Because, of course, if the Governor and his allies are successful in eliminating the state income tax, they won’t need to legitimate their budget-slashing goals at all: there quite literally won’t be enough money to fund any of these programs, and so advocates will be fighting over crumbs.

If the failure to build a sustained, strategic, progressive coalition to take on these more global, structural issues was just a logistical one (getting people together across distance), or just jurisdictional (getting people to set aside their competition with each other), or even just a problem of capacity (people not having enough resources to take on a fight this big), then I feel like we’d know better how to start addressing it.

After all, those are the kinds of challenges that we overcome in our organizing every day.

But the real reason that building this kind of “big tent” is so hard, I think, is that too many awesome advocates think it’s a bad idea–that taking on these common concerns dilutes their influence and compromises their positions. And so we have to overcome not just inertia but entrenched resistance, and we’ve got to do it without being able to offer any guarantees that their concerns aren’t, in fact, totally well-founded: this Administration absolutely does box out those who oppose them.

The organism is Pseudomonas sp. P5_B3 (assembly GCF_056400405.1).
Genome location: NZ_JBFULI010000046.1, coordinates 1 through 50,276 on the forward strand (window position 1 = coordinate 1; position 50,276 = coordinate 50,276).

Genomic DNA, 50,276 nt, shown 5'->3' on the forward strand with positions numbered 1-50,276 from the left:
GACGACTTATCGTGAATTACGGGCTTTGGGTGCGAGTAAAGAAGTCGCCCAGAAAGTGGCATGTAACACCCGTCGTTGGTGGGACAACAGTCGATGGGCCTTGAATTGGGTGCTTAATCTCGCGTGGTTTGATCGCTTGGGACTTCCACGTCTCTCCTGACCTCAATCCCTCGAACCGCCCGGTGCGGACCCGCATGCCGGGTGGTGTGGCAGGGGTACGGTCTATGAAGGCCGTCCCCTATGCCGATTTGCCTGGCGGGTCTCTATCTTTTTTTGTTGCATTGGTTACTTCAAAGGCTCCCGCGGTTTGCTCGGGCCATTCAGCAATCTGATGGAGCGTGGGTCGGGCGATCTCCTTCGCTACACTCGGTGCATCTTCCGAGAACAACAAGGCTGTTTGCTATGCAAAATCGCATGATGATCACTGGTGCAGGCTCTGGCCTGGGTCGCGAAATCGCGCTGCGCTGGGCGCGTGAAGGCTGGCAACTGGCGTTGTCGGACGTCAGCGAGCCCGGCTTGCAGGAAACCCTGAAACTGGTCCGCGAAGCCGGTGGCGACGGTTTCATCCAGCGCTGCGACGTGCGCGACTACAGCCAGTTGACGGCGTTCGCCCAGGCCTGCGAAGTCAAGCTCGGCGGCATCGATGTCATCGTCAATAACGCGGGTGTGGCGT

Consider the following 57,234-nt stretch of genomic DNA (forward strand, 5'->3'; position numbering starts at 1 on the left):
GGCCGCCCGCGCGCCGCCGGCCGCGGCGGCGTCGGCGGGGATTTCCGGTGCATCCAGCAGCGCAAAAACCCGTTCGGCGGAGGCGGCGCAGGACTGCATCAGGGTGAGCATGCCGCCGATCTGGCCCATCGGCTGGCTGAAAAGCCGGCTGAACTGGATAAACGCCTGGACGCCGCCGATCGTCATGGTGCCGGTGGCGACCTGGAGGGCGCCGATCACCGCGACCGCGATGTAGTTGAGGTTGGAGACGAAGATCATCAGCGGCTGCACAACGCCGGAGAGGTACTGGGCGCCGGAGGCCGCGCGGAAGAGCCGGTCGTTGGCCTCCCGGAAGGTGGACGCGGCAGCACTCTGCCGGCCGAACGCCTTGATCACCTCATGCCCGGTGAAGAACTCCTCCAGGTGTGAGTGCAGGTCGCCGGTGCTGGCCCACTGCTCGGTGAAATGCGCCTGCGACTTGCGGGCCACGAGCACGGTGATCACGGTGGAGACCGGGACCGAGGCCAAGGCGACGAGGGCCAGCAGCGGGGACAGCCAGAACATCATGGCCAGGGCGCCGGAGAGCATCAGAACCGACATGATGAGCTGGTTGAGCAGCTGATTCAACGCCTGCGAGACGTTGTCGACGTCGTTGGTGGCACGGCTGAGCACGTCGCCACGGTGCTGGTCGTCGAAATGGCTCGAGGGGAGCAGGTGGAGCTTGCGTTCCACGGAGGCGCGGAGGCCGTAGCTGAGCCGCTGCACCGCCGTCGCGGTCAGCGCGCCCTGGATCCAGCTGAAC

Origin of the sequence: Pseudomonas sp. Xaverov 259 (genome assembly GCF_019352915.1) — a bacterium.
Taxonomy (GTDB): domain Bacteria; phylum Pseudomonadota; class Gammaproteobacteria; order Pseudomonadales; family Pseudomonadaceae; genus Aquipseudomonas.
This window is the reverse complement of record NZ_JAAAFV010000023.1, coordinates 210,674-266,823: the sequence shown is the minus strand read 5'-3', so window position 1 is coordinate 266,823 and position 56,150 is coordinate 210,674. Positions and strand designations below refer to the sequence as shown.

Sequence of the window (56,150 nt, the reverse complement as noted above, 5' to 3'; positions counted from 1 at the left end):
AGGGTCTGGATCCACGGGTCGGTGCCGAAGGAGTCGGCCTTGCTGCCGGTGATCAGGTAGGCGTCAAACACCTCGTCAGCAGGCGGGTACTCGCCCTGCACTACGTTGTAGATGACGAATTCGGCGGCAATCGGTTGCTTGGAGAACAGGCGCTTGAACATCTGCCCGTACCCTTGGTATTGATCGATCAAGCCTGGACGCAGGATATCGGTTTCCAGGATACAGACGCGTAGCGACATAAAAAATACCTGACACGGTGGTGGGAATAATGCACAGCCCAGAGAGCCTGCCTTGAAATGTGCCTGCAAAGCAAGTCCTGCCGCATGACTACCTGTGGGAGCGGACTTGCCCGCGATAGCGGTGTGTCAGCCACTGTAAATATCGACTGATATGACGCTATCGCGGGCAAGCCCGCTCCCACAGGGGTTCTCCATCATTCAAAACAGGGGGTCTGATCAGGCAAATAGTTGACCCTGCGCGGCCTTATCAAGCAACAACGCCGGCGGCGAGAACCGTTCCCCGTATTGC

But advocacy isn’t about tallying the numbers of wins v. losses.

It’s about how we can build movements that shape how people see themselves, and their worlds, and about how we can change even the debates about the policy challenges we confront. It’s about being in the arena, even if we emerge somewhat bloodied.